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This rock-infused folk musical, based on the 1891 play of the same name, is about a group of young people dealing with the growing pains of adolescence in an oppressive society – along with the bitter reality that life is harsh, and rarely fair. The themes of sexuality and burgeoning adulthood are explored from multiple points of view, focusing mainly on the central characters Melchior and Wendla.

Despite a few missed notes in the opening songs, the musical numbers were generally well-performed by the young and talented cast. Highlights include ‘The Bitch of Living’ and ‘Totally Fucked’ – the second of which is led by David Perkins’ Melchior, who infuses his performance with humour and anger at the predicament in which he finds himself. The musical does have humorous moments, a lot of them sexual, and the more graphic performances were very well done especially considering the intimacy of the venue.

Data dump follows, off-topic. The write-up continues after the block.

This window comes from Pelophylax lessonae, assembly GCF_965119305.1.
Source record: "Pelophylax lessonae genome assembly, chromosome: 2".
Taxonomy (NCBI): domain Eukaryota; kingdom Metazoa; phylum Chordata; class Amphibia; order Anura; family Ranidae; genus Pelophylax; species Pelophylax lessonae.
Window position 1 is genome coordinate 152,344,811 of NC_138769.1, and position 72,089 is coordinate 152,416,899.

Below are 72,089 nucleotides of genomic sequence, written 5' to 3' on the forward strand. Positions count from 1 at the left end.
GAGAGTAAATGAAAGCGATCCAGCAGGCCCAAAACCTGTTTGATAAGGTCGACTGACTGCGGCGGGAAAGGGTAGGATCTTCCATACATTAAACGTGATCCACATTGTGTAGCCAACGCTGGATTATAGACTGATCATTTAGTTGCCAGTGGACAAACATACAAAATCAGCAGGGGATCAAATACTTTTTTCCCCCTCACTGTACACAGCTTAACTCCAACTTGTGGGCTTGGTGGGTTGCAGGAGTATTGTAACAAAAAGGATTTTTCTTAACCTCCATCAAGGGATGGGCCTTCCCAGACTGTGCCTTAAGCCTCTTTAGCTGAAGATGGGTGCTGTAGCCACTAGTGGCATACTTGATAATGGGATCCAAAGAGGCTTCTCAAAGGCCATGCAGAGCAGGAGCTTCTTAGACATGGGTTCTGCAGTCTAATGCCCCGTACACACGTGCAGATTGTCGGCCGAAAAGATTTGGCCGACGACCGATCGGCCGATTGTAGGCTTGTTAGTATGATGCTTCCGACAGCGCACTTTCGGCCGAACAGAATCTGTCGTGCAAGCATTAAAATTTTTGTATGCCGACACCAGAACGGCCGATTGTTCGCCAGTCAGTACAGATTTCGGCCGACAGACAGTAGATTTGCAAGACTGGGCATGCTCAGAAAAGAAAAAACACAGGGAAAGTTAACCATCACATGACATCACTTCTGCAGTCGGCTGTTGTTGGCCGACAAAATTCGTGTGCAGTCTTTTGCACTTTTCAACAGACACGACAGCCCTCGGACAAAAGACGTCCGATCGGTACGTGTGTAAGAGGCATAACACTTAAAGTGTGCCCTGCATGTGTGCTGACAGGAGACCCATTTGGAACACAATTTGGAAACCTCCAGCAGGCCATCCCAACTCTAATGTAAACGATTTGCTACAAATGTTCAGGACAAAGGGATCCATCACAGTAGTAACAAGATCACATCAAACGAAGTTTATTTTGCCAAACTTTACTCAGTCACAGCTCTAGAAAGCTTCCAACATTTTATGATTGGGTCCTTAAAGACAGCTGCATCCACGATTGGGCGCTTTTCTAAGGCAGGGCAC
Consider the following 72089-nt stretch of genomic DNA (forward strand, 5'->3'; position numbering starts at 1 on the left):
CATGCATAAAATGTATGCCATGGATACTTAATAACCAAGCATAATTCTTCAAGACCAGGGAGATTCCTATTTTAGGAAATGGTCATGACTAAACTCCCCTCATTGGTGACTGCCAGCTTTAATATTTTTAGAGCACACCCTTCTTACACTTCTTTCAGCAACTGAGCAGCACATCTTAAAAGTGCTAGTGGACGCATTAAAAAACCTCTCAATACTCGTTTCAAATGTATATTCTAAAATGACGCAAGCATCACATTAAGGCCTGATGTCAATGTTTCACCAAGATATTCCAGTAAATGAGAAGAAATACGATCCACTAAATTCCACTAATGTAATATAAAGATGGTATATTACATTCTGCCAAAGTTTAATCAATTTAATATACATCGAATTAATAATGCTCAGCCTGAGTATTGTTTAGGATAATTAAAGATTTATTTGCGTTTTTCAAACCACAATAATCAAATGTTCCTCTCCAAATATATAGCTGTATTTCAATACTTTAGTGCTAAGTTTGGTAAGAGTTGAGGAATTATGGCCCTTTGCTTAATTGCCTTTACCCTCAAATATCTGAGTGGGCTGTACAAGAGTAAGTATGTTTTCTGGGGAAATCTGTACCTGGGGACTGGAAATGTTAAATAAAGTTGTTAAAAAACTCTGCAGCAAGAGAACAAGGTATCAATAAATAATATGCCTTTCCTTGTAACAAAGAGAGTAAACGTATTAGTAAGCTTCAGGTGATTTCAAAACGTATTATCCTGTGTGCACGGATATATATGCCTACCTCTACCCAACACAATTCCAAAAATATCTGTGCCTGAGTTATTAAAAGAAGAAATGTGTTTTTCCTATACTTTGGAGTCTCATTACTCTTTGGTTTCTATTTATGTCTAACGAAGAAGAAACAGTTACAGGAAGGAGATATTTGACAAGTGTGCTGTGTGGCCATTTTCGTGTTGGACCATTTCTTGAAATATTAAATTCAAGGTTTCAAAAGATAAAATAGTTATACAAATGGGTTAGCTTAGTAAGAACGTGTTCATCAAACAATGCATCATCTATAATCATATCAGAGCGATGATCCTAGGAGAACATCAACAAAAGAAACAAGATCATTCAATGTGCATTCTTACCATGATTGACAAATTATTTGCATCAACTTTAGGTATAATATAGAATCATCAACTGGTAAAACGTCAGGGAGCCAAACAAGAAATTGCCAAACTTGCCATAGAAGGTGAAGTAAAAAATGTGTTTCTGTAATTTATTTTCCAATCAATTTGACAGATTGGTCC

The cast do double duties, performing a lot of the music themselves with the assistance of a near-permanent electric piano player. For this reason the cast rarely go off-stage – instead moving around as needed for the scenes and music, showing a well-practised choreography. The set is minimalist, consisting for the most part of just a table and a few chairs, but I was left unsure exactly when the action is meant to be taking place. The original musical is set in nineteenth-century Germany, yet the costumes and set design of this show would suggest a different era.

This is an abridged version of the musical, but it retains the main plot and is easy enough to follow – even if some of the characters are reduced to little more than named background players. However, some events that take place within the story merit a pause to highlight the drama, and – in trying to fit in as much as possible into the running time – these moments are lost.

So this shortened production does feel rushed at times, overall it is an energetic and heady mix of raw emotion and power – and one that is performed well by an effervescent cast.